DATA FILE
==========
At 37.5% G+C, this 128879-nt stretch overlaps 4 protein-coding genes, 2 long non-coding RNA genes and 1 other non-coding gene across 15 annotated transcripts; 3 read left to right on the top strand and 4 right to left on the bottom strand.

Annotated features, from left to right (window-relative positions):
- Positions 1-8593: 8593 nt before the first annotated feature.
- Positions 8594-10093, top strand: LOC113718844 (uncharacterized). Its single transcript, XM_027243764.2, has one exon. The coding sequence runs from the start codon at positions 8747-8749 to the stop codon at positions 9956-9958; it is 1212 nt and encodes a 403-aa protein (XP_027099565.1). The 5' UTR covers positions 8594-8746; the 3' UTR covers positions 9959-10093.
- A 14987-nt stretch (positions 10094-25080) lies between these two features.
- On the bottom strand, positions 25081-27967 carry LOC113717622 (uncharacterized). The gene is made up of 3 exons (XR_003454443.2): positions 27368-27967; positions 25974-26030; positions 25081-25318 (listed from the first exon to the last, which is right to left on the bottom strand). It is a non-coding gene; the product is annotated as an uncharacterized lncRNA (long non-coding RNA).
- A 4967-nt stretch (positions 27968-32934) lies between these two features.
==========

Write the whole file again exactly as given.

At 37.5% G+C, this 128879-nt stretch overlaps 4 protein-coding genes, 2 long non-coding RNA genes and 1 other non-coding gene across 15 annotated transcripts; 3 read left to right on the top strand and 4 right to left on the bottom strand.

Annotated features, from left to right (window-relative positions):
- Positions 1-8593: 8593 nt before the first annotated feature.
- Positions 8594-10093, top strand: LOC113718844 (uncharacterized). Its single transcript, XM_027243764.2, has one exon. The coding sequence runs from the start codon at positions 8747-8749 to the stop codon at positions 9956-9958; it is 1212 nt and encodes a 403-aa protein (XP_027099565.1). The 5' UTR covers positions 8594-8746; the 3' UTR covers positions 9959-10093.
- A 14987-nt stretch (positions 10094-25080) lies between these two features.
- On the bottom strand, positions 25081-27967 carry LOC113717622 (uncharacterized). The gene is made up of 3 exons (XR_003454443.2): positions 27368-27967; positions 25974-26030; positions 25081-25318 (listed from the first exon to the last, which is right to left on the bottom strand). It is a non-coding gene; the product is annotated as an uncharacterized lncRNA (long non-coding RNA).
- A 4967-nt stretch (positions 27968-32934) lies between these two features.